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Example showing multiple compute units providing speedup

Altera_Forum
Honored Contributor II
1,160 Views

Hi,  

 

 

Is there an example of a kernel that performs better with the use of multiple compute units? I have experimented on various kernels, the simplest of all is a floating point multiplication of an array of double precision floats. I haven’t obtained any kernel that actually improves in terms of execution time from __attribute((num_compute_units(N))). My profiler tells me that my global memory bandwidth is severely affected after using this OpenCL attribute but my access patterns aren’t too complex. Does Altera have a working example of a kernel that benefits from multiple compute units? Has anyone gotten it to work before? Appreciate any feedback or examples that show performance benefits from __attribute((num_compute_units(N))).  

 

 

This is an example of what I tried to run on AOCL. This code’s global memory access is 2200MB/s with a single compute unit. When I use two compute units, my bandwidth drops to 480MB/s. Why is there such a vast difference?  

 

 

__attribute__((num_compute_units(CU))) 

__kernel void vector_add(__global double * restrict x) 

// get index of the work item 

int id = get_global_id(0); 

x[id] = x[id] * x[id]; 

 

 

I have tried the SIMD option, which improves performance, but I want to test the performance of multiple compute units, which thus far has been unsuccessfully. 

Would appreciate a simple and straightforward working example to build/investigate on.  

 

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3 Replies
Altera_Forum
Honored Contributor II
105 Views

@nadram and forum admins: Have you received any example of multiple compute units? I am interested the most in how to allocate input data in global memory for individual compute units. I did some basic kernel simulations in Modelsim and it looks like all compute units try to read the same base address on global DDR bus. This would imply that they can only work on the same input data. Of course my simulation setup can be wrong. It would be good to have such example because there are quite a few questions regarding use of num_compute_units seem have be not been answered here for a long time.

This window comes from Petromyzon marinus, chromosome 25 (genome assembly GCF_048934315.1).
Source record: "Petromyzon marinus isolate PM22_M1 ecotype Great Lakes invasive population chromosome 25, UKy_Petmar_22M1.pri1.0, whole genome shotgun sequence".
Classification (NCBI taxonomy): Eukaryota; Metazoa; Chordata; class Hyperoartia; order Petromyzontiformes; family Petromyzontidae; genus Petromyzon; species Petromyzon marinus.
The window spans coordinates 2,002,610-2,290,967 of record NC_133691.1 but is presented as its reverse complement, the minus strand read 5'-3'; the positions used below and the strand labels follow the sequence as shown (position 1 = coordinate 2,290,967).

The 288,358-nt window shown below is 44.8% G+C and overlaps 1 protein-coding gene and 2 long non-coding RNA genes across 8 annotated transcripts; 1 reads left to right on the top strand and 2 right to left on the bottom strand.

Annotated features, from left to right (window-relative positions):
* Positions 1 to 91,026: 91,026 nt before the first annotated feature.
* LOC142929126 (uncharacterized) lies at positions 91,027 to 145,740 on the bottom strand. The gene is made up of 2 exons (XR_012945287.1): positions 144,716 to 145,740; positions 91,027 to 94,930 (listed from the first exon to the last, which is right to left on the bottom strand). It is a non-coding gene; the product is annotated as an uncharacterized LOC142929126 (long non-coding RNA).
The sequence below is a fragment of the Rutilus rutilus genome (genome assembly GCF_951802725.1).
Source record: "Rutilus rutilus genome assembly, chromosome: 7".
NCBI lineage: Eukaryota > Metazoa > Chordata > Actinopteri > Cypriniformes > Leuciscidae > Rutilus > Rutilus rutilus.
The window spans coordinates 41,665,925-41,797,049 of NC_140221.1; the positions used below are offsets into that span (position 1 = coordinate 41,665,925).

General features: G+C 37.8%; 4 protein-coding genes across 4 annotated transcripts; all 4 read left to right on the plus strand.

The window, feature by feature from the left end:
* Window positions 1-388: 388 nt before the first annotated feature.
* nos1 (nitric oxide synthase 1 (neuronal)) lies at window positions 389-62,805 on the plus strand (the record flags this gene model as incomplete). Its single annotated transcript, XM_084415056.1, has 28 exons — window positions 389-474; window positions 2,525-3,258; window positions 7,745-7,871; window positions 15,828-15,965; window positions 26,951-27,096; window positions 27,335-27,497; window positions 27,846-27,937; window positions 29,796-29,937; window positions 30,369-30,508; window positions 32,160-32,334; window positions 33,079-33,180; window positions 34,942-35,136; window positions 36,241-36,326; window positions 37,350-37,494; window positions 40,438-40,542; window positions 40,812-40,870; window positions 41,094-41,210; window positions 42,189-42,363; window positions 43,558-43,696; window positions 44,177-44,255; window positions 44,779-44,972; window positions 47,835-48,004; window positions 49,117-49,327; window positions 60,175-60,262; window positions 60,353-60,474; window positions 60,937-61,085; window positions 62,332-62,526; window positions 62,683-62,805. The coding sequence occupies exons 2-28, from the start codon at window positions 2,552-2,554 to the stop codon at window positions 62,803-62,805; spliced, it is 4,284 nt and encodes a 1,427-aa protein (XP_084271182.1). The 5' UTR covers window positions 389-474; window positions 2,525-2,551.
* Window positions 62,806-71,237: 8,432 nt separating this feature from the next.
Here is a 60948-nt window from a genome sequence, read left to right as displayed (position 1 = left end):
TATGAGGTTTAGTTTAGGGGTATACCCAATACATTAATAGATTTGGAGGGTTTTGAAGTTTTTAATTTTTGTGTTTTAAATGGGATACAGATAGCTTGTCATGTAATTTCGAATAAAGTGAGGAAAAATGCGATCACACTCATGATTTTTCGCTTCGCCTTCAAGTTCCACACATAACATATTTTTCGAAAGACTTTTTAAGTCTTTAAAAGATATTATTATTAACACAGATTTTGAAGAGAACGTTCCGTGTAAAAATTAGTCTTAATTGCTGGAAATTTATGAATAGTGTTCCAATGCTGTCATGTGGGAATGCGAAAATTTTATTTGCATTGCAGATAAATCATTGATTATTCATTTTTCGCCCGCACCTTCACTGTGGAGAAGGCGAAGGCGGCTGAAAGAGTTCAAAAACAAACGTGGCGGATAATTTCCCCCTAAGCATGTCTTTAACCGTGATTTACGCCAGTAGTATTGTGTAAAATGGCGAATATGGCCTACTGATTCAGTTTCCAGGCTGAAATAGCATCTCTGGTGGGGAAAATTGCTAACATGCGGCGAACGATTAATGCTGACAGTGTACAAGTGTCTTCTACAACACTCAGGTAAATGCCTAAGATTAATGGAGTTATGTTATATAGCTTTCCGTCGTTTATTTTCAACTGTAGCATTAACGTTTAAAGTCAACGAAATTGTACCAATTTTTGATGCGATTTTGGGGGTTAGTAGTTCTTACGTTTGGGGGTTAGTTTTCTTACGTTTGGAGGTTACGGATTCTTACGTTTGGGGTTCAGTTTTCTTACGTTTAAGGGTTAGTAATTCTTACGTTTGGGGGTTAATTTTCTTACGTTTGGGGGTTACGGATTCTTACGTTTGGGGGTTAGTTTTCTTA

Altera_Forum
Honored Contributor II
105 Views

num_compute_units is one of the most basic attributes provided by Altera's compiler. Examples of its usage are even available in Altera's OpenCL documents. When num_compute_units is used alongside with NDRange kernels, the compiler will internally replicate the kernel pipeline by the number of times defined by the user, so that multiple work-groups can run in parallel. Altera recommends having at least three times more work-groups than compute unit replicas, to be able to fully utilize the circuit. It goes without saying that all of the replicas are exactly the same, access the same memory buffers, and perform the exact same operations; they just allow the run-time scheduler to schedule more threads in parallel from different work-groups. All these operations are performed automatically and without user intervention.